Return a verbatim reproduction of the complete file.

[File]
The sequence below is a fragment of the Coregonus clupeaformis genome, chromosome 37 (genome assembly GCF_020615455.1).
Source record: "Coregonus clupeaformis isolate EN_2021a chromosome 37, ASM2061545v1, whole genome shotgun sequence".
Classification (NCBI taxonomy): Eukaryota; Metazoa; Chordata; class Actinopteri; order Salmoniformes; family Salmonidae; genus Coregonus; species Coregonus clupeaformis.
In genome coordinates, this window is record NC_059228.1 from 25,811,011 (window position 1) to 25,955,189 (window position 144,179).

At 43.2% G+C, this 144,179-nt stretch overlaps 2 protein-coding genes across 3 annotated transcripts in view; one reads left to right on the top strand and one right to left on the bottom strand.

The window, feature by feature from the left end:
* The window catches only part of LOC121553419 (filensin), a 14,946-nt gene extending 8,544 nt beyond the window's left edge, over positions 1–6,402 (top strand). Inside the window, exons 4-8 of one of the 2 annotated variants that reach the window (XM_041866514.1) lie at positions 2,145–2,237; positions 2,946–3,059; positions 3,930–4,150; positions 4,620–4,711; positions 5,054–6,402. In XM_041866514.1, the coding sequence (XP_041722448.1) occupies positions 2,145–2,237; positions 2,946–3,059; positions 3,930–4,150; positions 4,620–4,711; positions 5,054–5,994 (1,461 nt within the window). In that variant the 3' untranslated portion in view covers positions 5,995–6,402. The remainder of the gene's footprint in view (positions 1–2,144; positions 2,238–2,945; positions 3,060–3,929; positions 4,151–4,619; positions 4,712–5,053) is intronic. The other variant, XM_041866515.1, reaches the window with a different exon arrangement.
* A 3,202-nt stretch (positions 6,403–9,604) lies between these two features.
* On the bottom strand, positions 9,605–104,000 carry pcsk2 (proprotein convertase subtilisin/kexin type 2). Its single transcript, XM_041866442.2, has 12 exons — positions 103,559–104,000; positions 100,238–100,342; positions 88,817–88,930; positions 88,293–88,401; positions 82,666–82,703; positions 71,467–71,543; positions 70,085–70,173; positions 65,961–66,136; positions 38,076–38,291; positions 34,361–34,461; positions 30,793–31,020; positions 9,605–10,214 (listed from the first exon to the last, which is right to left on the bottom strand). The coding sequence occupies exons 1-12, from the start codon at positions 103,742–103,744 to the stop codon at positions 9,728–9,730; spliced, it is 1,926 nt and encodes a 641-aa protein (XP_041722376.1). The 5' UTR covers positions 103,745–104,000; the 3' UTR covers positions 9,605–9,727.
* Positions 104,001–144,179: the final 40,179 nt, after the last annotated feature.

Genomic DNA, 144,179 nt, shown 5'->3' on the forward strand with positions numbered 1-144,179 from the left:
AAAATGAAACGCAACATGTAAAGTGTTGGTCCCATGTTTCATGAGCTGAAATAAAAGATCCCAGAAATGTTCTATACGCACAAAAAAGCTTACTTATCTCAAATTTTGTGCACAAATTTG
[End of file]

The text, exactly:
The sequence below is a fragment of the Coregonus clupeaformis genome, chromosome 37 (genome assembly GCF_020615455.1).
Source record: "Coregonus clupeaformis isolate EN_2021a chromosome 37, ASM2061545v1, whole genome shotgun sequence".
Classification (NCBI taxonomy): Eukaryota; Metazoa; Chordata; class Actinopteri; order Salmoniformes; family Salmonidae; genus Coregonus; species Coregonus clupeaformis.
In genome coordinates, this window is record NC_059228.1 from 25,811,011 (window position 1) to 25,955,189 (window position 144,179).

At 43.2% G+C, this 144,179-nt stretch overlaps 2 protein-coding genes across 3 annotated transcripts in view; one reads left to right on the top strand and one right to left on the bottom strand.

The window, feature by feature from the left end:
* The window catches only part of LOC121553419 (filensin), a 14,946-nt gene extending 8,544 nt beyond the window's left edge, over positions 1–6,402 (top strand). Inside the window, exons 4-8 of one of the 2 annotated variants that reach the window (XM_041866514.1) lie at positions 2,145–2,237; positions 2,946–3,059; positions 3,930–4,150; positions 4,620–4,711; positions 5,054–6,402. In XM_041866514.1, the coding sequence (XP_041722448.1) occupies positions 2,145–2,237; positions 2,946–3,059; positions 3,930–4,150; positions 4,620–4,711; positions 5,054–5,994 (1,461 nt within the window). In that variant the 3' untranslated portion in view covers positions 5,995–6,402. The remainder of the gene's footprint in view (positions 1–2,144; positions 2,238–2,945; positions 3,060–3,929; positions 4,151–4,619; positions 4,712–5,053) is intronic. The other variant, XM_041866515.1, reaches the window with a different exon arrangement.
* A 3,202-nt stretch (positions 6,403–9,604) lies between these two features.
* On the bottom strand, positions 9,605–104,000 carry pcsk2 (proprotein convertase subtilisin/kexin type 2). Its single transcript, XM_041866442.2, has 12 exons — positions 103,559–104,000; positions 100,238–100,342; positions 88,817–88,930; positions 88,293–88,401; positions 82,666–82,703; positions 71,467–71,543; positions 70,085–70,173; positions 65,961–66,136; positions 38,076–38,291; positions 34,361–34,461; positions 30,793–31,020; positions 9,605–10,214 (listed from the first exon to the last, which is right to left on the bottom strand). The coding sequence occupies exons 1-12, from the start codon at positions 103,742–103,744 to the stop codon at positions 9,728–9,730; spliced, it is 1,926 nt and encodes a 641-aa protein (XP_041722376.1). The 5' UTR covers positions 103,745–104,000; the 3' UTR covers positions 9,605–9,727.
* Positions 104,001–144,179: the final 40,179 nt, after the last annotated feature.

Genomic DNA, 144,179 nt, shown 5'->3' on the forward strand with positions numbered 1-144,179 from the left:
AAAATGAAACGCAACATGTAAAGTGTTGGTCCCATGTTTCATGAGCTGAAATAAAAGATCCCAGAAATGTTCTATACGCACAAAAAAGCTTACTTATCTCAAATTTTGTGCACAAATTTG